We need some way to ‘propagate’ bindings into functions which reference them (known as closures). One way is to keep old stack frames alive in case they’re needed later, resulting in “spaghetti stacks”.

Dynamic Scope

This is similar to lexical scope, but rather than looking for bindings where the code was written, it looks where the code was called. In the above example, we would resolve a in the line let z = a + y; by looking where that line was called from: since it’s called from inside the bar function we look there for an a binding. There isn’t one, so we look where bar was called, which was from the top-level, so we look there and find the binding let a = 5;. Hence we get let z = 5 + 2; and the value 14 is printed. The final line print(a); is called from the top-level, so it also uses the let a = 5; binding, printing the value 5.

Dynamic scope seems to have been invented by accident, when early Lisp implementations wanted to provide higher-order functions like lambda calculus, but hadn’t implemented spaghetti stacks (or equivalent) to allow the re-entrant behaviour required for lexical scope. Hence they looked up variables from the call stack instead, and got this subtley different behaviour.

Dynamic scope turns out to be useful for variables which the caller of the code knows better than the writer of the code. This makes it useful for configuration parameters and dependency injection. In particular it avoids the need to either pass extra arguments along chains of function calls, or write all relevant functions within one big lexical scope; yet still allows overriding as needed (e.g. within tests).

Environment Variables are Dynamically Scoped

This is my main objective disagreement with the linked post: it claims that environment variables act like (mutable) global variables, and uses many of the known problems of (mutable) global variables as reasons to avoid environment variables. Yet these arguments fall apart when we consider environment variables in context: as a form of inter-process communication. When viewed in this way, environment variables are not globals, but are instead much closer to dynamic variables.

Environment Variables are Locally Overridable

We can override environment variables for a particular subprocess without affecting anything else. For example, consider the following script:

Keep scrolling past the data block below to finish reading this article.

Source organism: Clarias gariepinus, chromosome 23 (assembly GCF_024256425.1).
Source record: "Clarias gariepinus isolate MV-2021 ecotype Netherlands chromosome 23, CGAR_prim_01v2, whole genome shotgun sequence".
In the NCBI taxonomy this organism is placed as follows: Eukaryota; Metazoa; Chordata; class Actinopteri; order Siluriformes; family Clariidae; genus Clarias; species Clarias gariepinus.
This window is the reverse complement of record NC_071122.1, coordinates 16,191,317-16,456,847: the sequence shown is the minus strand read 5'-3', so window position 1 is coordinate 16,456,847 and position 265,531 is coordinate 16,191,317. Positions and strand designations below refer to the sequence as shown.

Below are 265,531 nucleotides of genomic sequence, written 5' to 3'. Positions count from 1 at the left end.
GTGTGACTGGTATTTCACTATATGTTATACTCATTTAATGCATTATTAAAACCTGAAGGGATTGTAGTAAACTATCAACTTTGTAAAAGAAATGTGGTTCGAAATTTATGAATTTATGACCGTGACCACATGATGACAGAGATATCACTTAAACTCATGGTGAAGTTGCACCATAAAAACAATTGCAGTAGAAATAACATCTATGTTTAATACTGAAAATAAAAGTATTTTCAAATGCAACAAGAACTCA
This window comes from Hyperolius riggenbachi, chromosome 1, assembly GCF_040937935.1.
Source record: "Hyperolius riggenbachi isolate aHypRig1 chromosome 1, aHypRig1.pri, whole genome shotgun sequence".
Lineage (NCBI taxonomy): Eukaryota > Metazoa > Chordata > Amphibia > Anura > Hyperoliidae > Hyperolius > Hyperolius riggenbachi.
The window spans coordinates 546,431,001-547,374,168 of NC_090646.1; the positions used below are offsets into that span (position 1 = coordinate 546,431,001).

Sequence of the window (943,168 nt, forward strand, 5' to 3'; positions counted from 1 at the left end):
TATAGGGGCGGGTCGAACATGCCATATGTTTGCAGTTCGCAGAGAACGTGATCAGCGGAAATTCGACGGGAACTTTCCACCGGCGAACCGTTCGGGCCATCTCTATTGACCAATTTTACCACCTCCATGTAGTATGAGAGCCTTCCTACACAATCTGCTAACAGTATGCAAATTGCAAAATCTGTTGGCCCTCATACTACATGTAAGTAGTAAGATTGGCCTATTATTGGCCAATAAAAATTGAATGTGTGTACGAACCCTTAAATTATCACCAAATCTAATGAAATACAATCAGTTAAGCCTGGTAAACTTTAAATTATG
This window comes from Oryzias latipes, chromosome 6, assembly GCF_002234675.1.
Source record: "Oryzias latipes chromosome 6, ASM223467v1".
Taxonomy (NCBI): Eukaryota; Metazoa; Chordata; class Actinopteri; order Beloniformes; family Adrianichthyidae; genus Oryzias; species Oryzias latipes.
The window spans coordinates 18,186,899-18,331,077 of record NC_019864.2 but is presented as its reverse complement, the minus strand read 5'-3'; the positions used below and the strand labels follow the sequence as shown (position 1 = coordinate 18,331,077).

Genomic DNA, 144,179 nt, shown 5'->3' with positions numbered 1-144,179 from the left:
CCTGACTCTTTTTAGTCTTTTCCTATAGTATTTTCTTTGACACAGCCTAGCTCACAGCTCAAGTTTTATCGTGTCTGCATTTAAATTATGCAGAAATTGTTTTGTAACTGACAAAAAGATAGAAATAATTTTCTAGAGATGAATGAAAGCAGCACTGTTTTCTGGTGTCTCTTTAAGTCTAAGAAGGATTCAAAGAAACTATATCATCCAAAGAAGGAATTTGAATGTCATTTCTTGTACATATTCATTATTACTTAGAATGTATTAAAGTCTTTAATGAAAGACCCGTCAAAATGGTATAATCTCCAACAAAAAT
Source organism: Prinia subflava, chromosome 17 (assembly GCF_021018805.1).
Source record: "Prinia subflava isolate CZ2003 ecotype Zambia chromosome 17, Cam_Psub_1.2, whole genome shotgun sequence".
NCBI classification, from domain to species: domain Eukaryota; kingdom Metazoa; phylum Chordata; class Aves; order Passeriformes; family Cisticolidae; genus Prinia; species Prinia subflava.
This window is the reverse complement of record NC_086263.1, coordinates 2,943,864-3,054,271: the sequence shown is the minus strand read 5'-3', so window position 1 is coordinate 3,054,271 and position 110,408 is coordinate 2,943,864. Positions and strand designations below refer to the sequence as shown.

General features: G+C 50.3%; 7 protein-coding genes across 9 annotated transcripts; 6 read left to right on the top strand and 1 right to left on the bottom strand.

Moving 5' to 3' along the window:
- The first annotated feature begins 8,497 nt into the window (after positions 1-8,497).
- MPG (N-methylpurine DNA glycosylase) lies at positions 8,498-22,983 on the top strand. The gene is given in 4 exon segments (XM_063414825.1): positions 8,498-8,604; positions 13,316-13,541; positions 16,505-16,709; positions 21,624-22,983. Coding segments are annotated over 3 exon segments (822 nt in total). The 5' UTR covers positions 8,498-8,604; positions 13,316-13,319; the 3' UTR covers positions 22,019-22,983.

echo "BEFORE $FOO"
FOO=bar printFoo
echo "AFTER $FOO"

Let’s assume printFoo is a script which performs echo "FOO is $FOO", and we run our script with an environment containing FOO=foo, we will get:

FOO is bar
FOO is foo

The binding FOO=bar changes the output between the first and second lines, but it could not have mutated the variable FOO, since the original value foo remains intact for the final two lines. This behaviour doesn’t match that of global variables described above (mutable or immutable), since globals only have a single binding (which, in the mutable version, may be irrevocably overwritten).

How Environment Variables Actually Work

The real behaviour of environment variables is that each process gets its own ‘environment’ of variable bindings when started, and those environments begin as copies of the environment that invoked that process; plus any given extras or overrides, like in the FOO=bar example above.

This explains the behaviour of our example script: the line FOO=bar printFoo runs the printFoo process in a new environment, copied from the script’s except for the override FOO=bar. This override is why the second line shows bar.

Once that printFoo process has finished, its environment (containing the override) is discarded. The next printFoo command is also run from the script’s environment, getting its own copy of the original foo value (without any overrides this time). Hence the output goes back to foo.

The final echo uses the script’s environment directly, which contains the original value foo.

This mechanism of copying variable bindings is rather inefficient, compared to the lightweight stack-based approach used by function/procedure calls within a process. However, the resulting behaviour, shown above, is indistinguishable from dynamic variable binding.

A Word on Mutation

Some languages don’t allow environment variables to be mutated, e.g. Scala’s sys.env is an immutable map (although the JVM has other ways to read and write the environment). Many languages do permit mutation, and it acts differently to mutating a dynamic variable (as far as subprocesses are concerned).

Dynamic variables are found by looking further and further up the call stack for a binding, so any mutations made to such a binding will be visible to everything below that binding’s stack frame; even after the code performing the mutation (a function/procedure/etc.) has long since finished and had its own stack frame of bindings discarded.

On the other hand, since environment variables are copied from parent to child at each new scope (process), mutations are only made to that process’s own copy, and hence aren’t visible to any sibling or parent of that process.

In fact, this isolation of mutations makes environment variables even less ‘globalish’ and ‘mutableish’ than ordinary dynamic variables!

As an example, if the printFoo command above were to finish by mutating the FOO variable, e.g. using export FOO=baz, it wouldn’t affect our script at all. Even the call to printFoo which “inherits” the script’s FOO without overriding it, would only be mutating its own copy of FOO, which won’t affect the script’s copy of the variable (and hence won’t alter the final line).